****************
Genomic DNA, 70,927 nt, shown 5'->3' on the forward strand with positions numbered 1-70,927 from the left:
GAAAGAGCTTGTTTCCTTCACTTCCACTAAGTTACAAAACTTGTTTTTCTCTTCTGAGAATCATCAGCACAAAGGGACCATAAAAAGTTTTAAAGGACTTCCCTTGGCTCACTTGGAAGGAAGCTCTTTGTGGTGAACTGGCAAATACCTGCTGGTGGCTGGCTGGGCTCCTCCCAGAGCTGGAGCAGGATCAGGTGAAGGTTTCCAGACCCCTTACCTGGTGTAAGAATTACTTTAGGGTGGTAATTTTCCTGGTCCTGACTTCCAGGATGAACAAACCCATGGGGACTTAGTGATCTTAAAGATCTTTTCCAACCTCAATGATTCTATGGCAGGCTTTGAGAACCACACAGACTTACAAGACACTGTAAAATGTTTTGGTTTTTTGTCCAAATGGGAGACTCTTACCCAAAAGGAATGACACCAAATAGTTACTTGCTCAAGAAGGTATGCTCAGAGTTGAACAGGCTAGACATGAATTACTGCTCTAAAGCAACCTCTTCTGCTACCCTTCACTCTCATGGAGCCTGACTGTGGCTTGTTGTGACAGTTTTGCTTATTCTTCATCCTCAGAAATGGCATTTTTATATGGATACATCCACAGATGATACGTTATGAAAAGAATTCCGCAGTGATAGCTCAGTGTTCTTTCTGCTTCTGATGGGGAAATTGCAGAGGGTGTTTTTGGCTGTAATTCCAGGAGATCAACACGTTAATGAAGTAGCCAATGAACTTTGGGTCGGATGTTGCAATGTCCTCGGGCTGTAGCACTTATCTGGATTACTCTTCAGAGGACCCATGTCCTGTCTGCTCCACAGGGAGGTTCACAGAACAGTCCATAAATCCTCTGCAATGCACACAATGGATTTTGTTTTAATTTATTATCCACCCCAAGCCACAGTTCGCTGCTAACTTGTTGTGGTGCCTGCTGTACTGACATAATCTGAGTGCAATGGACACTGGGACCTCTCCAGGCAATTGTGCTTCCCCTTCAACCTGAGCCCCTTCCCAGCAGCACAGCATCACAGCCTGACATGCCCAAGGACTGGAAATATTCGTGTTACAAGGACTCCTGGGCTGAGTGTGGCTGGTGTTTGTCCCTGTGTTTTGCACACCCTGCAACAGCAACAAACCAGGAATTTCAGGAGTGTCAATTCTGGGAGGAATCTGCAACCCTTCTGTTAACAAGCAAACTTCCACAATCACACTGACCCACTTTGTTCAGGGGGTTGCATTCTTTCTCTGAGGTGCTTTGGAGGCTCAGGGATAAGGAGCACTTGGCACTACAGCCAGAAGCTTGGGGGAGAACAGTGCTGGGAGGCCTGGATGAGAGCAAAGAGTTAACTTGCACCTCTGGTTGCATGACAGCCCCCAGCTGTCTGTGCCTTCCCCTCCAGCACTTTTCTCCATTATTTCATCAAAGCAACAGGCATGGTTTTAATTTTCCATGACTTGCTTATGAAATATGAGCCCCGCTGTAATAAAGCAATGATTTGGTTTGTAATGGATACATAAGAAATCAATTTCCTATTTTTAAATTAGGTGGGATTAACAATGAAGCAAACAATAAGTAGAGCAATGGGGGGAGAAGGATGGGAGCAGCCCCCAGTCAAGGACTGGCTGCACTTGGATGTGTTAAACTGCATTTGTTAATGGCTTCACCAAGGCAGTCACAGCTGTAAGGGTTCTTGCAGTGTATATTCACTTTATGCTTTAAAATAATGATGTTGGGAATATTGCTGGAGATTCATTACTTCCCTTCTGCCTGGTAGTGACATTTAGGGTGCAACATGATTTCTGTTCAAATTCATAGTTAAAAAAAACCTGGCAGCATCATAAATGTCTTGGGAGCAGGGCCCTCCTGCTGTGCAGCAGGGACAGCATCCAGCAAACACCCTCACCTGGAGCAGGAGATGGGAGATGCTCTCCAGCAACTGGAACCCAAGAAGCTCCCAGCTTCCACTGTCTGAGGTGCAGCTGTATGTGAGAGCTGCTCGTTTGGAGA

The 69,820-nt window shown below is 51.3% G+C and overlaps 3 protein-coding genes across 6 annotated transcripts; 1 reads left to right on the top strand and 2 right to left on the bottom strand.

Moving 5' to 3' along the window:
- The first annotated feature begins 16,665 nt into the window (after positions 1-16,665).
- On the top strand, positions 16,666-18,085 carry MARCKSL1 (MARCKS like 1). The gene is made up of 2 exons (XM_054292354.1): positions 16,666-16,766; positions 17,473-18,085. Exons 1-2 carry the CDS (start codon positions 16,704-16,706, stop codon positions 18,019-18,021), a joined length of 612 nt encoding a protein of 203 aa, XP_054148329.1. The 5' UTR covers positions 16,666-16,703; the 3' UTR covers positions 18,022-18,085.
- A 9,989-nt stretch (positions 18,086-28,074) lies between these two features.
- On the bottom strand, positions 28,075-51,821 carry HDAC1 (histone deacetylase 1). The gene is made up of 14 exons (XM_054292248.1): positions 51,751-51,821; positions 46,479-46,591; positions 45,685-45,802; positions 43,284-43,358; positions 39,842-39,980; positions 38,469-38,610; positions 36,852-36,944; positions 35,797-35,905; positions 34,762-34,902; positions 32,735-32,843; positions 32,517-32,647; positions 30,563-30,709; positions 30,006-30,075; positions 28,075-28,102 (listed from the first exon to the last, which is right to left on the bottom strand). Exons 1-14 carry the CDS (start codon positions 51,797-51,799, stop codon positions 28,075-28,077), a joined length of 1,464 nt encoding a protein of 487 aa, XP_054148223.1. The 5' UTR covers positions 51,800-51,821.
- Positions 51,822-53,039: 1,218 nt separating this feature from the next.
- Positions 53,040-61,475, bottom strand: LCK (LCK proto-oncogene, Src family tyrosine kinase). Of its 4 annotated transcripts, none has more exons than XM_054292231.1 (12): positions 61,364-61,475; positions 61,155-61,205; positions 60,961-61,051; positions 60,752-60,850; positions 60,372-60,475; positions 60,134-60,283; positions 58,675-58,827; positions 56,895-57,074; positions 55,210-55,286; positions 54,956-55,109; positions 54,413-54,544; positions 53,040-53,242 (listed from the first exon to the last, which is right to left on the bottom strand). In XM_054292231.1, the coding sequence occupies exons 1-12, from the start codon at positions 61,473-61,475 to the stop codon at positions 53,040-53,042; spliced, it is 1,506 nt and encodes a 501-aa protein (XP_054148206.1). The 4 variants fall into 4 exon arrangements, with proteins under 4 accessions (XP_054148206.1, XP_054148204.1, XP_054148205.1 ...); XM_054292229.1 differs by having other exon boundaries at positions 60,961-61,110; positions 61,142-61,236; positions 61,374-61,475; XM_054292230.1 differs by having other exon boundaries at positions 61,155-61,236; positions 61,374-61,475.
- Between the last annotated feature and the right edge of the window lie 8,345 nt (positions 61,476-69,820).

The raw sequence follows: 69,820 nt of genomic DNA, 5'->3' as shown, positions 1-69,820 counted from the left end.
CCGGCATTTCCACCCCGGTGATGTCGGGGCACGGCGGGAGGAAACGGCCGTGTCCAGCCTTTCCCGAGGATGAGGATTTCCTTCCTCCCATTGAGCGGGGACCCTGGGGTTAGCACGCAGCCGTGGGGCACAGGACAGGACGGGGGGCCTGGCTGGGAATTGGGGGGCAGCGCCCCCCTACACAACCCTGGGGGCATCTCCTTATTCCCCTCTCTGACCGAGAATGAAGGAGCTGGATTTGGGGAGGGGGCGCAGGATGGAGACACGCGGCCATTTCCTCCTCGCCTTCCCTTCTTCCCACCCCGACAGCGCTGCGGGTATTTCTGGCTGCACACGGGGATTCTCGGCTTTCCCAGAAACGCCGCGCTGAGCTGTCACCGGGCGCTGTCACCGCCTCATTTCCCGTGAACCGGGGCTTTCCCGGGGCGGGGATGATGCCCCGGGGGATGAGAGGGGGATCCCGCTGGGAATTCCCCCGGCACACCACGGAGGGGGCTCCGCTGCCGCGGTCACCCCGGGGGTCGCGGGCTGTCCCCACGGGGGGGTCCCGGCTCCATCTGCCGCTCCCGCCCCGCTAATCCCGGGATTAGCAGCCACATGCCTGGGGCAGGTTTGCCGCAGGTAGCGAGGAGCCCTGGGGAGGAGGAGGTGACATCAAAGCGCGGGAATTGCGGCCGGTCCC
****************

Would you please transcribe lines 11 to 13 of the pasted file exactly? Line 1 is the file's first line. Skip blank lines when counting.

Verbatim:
- Between the last annotated feature and the right edge of the window lie 8,345 nt (positions 61,476-69,820).

The raw sequence follows: 69,820 nt of genomic DNA, 5'->3' as shown, positions 1-69,820 counted from the left end.
CCGGCATTTCCACCCCGGTGATGTCGGGGCACGGCGGGAGGAAACGGCCGTGTCCAGCCTTTCCCGAGGATGAGGATTTCCTTCCTCCCATTGAGCGGGGACCCTGGGGTTAGCACGCAGCCGTGGGGCACAGGACAGGACGGGGGGCCTGGCTGGGAATTGGGGGGCAGCGCCCCCCTACACAACCCTGGGGGCATCTCCTTATTCCCCTCTCTGACCGAGAATGAAGGAGCTGGATTTGGGGAGGGGGCGCAGGATGGAGACACGCGGCCATTTCCTCCTCGCCTTCCCTTCTTCCCACCCCGACAGCGCTGCGGGTATTTCTGGCTGCACACGGGGATTCTCGGCTTTCCCAGAAACGCCGCGCTGAGCTGTCACCGGGCGCTGTCACCGCCTCATTTCCCGTGAACCGGGGCTTTCCCGGGGCGGGGATGATGCCCCGGGGGATGAGAGGGGGATCCCGCTGGGAATTCCCCCGGCACACCACGGAGGGGGCTCCGCTGCCGCGGTCACCCCGGGGGTCGCGGGCTGTCCCCACGGGGGGGTCCCGGCTCCATCTGCCGCTCCCGCCCCGCTAATCCCGGGATTAGCAGCCACATGCCTGGGGCAGGTTTGCCGCAGGTAGCGAGGAGCCCTGGGGAGGAGGAGGTGACATCAAAGCGCGGGAATTGCGGCCGGTCCC